‘I wanted to make a difference:’ Oshawa-born Christine Elliott to wrap political career
Published March 4, 2022 at 7:18 pm
Christine Elliott may have never quite landed the top job in her party, but the Ontario health minister will be leaving politics from the helm of a file she says is a source of passion.
The Durham Region native, who has steered the province’s response to the COVID-19 pandemic, announced Friday that she won’t seek re-election but will stay on in her post until the campaign begins for the June 2 vote.
The job of health minister came after Elliott tried three times to lead the province’s Progressive Conservatives – coming extremely close on her final attempt – and it’s a role advisers say is a fitting culmination to her years of health advocacy.
From co-founding a centre for people with disabilities, to serving as Opposition health critic, to becoming Ontario’s first patient ombudsman, health was a through line for Elliott’s public career.
“I got into politics in the first place because I wanted to make a difference,” Elliott, who is also deputy premier, said Friday.
“I saw that there were some gaps in health care and social services and working with people with special needs. That’s always been a passion for me. That’s why I got involved and being able to try and help make a positive difference has been very, very important to me.”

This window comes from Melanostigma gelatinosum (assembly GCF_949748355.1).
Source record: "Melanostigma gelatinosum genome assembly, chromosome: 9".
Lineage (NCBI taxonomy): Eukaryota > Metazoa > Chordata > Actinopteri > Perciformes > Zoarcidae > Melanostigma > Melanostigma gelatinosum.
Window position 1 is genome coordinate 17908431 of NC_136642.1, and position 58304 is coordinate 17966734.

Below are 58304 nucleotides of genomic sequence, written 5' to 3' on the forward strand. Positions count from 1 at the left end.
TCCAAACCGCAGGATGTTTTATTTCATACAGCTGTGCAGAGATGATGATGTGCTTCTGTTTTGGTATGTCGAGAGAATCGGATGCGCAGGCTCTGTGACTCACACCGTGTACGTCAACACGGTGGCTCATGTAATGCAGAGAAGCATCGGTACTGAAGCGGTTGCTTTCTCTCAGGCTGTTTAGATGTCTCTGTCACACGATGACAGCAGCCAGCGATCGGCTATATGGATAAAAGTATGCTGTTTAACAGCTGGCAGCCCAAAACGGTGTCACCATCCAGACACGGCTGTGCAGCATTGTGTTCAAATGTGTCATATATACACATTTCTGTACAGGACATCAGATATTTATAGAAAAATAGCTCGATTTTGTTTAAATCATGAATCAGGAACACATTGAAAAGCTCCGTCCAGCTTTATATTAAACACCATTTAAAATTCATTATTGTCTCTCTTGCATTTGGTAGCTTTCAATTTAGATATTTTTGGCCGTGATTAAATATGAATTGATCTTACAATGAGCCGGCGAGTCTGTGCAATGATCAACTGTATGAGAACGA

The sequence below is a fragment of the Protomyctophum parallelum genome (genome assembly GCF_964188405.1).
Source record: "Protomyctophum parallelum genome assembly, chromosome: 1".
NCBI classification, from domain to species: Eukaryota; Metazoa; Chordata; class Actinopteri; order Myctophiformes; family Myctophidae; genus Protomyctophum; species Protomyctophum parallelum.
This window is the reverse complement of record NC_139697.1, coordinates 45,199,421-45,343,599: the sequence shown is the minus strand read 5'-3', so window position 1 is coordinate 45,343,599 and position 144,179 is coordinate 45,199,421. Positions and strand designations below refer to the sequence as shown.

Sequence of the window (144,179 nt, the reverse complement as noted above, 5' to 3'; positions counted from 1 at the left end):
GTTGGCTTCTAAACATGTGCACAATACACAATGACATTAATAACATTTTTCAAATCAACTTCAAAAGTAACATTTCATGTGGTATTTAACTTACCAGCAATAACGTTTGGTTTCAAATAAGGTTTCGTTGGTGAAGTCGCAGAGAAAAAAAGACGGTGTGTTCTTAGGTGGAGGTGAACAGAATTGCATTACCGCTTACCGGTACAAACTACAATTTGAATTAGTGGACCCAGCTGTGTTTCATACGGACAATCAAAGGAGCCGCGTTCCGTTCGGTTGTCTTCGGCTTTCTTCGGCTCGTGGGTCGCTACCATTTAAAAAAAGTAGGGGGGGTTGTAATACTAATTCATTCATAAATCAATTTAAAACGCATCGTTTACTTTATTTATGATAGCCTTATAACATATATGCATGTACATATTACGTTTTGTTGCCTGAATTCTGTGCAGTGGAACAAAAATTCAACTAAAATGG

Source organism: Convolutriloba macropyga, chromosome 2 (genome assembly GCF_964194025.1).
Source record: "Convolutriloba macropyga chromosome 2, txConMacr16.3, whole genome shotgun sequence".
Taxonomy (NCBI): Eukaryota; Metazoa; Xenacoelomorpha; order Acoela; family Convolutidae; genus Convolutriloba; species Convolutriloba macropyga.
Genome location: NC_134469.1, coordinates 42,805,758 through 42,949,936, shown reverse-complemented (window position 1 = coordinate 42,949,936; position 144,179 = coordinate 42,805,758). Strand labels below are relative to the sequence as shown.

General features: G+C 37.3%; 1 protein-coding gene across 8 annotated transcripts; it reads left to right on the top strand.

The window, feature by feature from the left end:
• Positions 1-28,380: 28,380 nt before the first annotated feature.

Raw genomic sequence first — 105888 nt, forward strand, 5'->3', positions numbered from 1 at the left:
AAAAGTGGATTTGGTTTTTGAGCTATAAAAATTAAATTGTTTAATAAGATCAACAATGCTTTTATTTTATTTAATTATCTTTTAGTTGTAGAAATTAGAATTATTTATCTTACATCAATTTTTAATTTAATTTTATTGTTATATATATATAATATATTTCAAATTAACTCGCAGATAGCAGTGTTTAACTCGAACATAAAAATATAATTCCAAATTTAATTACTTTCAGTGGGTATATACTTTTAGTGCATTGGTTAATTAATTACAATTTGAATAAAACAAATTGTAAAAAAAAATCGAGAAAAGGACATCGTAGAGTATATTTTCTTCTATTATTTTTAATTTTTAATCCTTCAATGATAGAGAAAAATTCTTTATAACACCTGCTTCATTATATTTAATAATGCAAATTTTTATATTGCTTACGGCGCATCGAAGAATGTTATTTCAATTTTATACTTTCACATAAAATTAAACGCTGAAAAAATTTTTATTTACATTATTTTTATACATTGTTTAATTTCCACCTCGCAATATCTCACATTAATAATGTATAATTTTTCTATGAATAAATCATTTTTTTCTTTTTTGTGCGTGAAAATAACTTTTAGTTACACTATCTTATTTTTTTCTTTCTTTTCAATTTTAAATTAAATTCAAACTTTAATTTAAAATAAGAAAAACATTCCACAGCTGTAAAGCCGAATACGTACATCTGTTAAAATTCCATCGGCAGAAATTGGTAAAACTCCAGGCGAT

Elliott said she will now pursue work in the private sector, looking to help people in a different capacity.
Premier Doug Ford said Elliott is not only a trusted colleague, she is also a close, personal friend as their families have been connected for decades. Elliott’s late husband, Jim Flaherty, served alongside Ford’s father in the Ontario legislature.
“Christine, we’ll always be best friends and I’ll always be there,” Ford said.
“From the day she became my deputy, we’ve never had a disagreement, even throughout the pandemic. She shares her ideas, I share mine. Christine’s the expert in health, I look at the economy and that’s the way it’s been and I’m just so grateful for her for leadership throughout the pandemic.”
A senior government source said that at age 67 and after a particularly gruelling two years as health minister during a pandemic, Elliott was looking for a “change of pace.”
Elliott’s most recent unsuccessful bid to become leader of the Progressive Conservatives saw her lose to Ford in 2018. It’s hard to imagine still having an appetite for politics after three such losses, the source said, but Elliott felt strongly about health issues.
Hayley Chazan, who worked as Elliott’s press secretary until July 2020, said health was the perfect portfolio for Elliott and she was particularly proud of the “Roadmap to Wellness” mental health strategy she introduced.
Many Ontarians are likely unaware of the plan, as it was unveiled in early March of 2020, right before the initial brunt of the pandemic hit and Elliott’s role greatly changed.
“She’s such a steady hand and at least outwardly she never seems stressed out,” Chazan said of the initial pandemic response.